Protesters outside of Turkey’s parliament building in Ankara Jan. 9 were met with tear gas, pepper spray and water cannons from squads of police. The activists’ goal: to show their opposition to a controversial amendment currently being debated by the parliament that, if approved, would greatly expand the powers held by Turkish president Recep Tayyip Erdogan.
Supporters of the bill claim that a more concentrated executive government will save the nation from increasing instability and terror attacks. The opposition says that not only will it jeopardize the nation’s bid for membership in the European Union, but that such power will be in the hands of a potential tyrant.
The ruling Justice and Development Party, known by the initials A.K.P first proposed the amendment. Included in the legislation are changes that amount to increased influence for the president in political and economic affairs.
“The primary aim of this proposed constitutional amendment is to give one person, the president, all of the power and authority,” Asli Bursalioglu, a Turkish exchange student at DePaul, said.
The amendment is expected to receive the 330 votes needed to pass. Currently the A.K.P. holds 355 seats.
If passed, the amendment will eliminate the position of prime minister and increase the number of members in Parliament from 550 to 600. The increase is expected to create a weaker governing body, as Erdogan will be able to appoint members without any confirmation from the Senate.
Within the amendment, Erdogan will have the power to make legislation, without parliament’s approval, as well as veto it. With no safeguards in place, Erdogan will be able to make decrees at any time and without any checks instead of laws under the proposed legislation.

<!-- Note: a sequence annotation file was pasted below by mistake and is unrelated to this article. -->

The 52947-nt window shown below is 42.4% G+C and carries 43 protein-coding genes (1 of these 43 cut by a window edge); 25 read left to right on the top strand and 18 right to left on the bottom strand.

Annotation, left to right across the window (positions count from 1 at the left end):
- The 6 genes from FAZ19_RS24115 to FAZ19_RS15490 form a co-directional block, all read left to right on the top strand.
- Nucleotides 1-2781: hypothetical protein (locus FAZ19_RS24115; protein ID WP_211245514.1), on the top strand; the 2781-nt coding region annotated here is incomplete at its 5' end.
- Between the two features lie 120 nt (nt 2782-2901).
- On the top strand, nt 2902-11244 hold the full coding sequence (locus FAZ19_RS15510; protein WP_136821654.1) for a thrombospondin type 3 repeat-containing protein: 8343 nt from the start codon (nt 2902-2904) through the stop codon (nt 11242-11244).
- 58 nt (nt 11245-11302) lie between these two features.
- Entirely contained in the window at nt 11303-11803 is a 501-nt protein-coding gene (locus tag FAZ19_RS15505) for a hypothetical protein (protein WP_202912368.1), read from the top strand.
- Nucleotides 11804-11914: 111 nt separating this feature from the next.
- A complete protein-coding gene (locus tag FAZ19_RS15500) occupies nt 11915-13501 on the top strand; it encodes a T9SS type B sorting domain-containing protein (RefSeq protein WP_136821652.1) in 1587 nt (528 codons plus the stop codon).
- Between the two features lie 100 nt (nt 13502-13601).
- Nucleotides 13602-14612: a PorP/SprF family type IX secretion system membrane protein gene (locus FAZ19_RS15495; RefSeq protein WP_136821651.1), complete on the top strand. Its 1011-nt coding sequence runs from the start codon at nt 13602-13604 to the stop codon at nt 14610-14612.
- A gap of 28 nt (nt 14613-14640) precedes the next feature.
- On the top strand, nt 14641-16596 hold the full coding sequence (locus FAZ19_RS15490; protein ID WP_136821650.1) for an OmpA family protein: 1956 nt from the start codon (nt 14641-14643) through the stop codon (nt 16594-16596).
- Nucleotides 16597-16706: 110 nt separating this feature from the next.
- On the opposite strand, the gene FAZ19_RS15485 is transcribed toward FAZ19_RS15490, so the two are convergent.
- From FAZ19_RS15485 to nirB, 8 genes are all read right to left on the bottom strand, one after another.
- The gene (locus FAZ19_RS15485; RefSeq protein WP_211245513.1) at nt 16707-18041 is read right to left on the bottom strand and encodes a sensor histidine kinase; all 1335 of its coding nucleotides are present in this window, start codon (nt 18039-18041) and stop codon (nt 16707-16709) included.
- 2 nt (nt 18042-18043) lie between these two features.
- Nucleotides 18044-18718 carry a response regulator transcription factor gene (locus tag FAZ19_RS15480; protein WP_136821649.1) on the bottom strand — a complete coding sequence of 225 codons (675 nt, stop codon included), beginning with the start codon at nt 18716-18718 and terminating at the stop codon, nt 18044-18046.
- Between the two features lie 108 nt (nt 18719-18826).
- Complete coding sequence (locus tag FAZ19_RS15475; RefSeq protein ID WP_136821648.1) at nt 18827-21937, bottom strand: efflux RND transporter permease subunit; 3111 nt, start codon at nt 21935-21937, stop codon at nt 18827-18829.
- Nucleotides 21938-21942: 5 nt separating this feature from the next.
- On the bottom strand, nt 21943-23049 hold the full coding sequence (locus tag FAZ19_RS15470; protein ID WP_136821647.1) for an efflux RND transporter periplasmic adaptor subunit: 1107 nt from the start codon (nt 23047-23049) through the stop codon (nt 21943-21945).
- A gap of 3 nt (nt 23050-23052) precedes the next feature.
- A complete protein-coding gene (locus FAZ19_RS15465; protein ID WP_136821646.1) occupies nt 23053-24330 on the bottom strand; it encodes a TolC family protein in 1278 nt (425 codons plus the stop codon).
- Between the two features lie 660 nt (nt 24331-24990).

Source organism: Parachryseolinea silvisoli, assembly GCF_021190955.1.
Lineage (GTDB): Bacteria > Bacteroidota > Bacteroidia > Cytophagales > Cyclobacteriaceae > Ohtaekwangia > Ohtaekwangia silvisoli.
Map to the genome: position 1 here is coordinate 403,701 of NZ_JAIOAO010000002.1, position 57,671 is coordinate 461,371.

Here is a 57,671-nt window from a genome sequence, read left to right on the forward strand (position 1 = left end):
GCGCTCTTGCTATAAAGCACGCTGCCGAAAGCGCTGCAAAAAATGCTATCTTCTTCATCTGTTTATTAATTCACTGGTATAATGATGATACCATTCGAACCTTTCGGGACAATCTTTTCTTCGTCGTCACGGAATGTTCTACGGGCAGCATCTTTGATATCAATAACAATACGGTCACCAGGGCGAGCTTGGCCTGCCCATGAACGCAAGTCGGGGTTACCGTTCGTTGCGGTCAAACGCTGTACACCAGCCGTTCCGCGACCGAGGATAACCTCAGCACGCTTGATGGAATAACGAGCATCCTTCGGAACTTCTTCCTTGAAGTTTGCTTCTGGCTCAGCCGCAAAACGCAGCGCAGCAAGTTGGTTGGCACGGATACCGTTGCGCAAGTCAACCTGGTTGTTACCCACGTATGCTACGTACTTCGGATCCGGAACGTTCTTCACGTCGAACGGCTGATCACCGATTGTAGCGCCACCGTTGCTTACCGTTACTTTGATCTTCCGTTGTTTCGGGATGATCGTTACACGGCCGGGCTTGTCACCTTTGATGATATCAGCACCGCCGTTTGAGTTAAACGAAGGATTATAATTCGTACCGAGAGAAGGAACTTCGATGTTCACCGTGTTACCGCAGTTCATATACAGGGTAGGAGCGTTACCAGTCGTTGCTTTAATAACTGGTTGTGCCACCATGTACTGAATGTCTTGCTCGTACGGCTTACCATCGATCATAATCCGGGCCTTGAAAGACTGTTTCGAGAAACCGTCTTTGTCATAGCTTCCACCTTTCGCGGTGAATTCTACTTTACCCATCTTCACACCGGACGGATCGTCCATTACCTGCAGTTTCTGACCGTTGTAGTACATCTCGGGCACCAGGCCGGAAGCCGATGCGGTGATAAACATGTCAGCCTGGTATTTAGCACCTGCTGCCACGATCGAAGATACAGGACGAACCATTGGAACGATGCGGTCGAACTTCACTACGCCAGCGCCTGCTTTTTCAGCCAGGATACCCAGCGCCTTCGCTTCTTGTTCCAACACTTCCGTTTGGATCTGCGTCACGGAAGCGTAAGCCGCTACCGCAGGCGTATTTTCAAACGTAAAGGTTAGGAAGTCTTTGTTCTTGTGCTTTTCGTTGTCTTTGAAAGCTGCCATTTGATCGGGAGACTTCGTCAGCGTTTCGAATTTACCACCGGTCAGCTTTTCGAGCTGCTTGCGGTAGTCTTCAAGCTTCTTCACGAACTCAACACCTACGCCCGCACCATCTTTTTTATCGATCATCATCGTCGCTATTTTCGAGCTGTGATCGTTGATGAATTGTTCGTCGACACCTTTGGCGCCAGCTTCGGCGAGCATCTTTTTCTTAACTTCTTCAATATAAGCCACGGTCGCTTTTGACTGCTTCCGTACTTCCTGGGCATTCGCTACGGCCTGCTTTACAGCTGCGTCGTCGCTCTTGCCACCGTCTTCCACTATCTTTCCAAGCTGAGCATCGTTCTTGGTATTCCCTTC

Erik Tillman, a professor of political science at DePaul, said that this proposed amendment “will not be good for Turkey. Eliminating institutional checks on Erdogan’s power means that the country’s fate will be tied to him until he does or decides to transfer power.”
The legislation is also aimed at combatting terrorism following a year of numerous attacks and last year’s failed coup, which aimed to topple Erdogan from power.
Those against the amendment strongly believe that the bill will transition Turkey’s government into a dictatorship. Many citizens see the new amendment as a way to weaken the system of checks and balances within Turkey’s government.
Mert Gursoy, a freshman at DePaul and the son of two Turkish immigrants, said the amendment “is most certainly a power grab by President Erdogan.”
Throughout the years, Erdogan has made efforts to centralize the executive government and punish citizens who attempt to speak out or act out against him. The press has been heavily censored as well as thousands of public employees with ties to the failed coup. In 2016 alone, around 100,00 public employees were dismissed for connections to opposing parties and ties to last summer’s failed coup, according to the New York Times.
In response to Erdogan’s attempts to censor those who disagree with him, on Jan. 24 the European, which is the main consultant on European Union members, suspended talks with Turkey on their European Union membership bid.
For Tillman, Turkey’s EU membership bid has uncovered serious problems. “It’s Turkey’s occupation of northern Cyprus, its democratic shortcomings and problems with corruption.”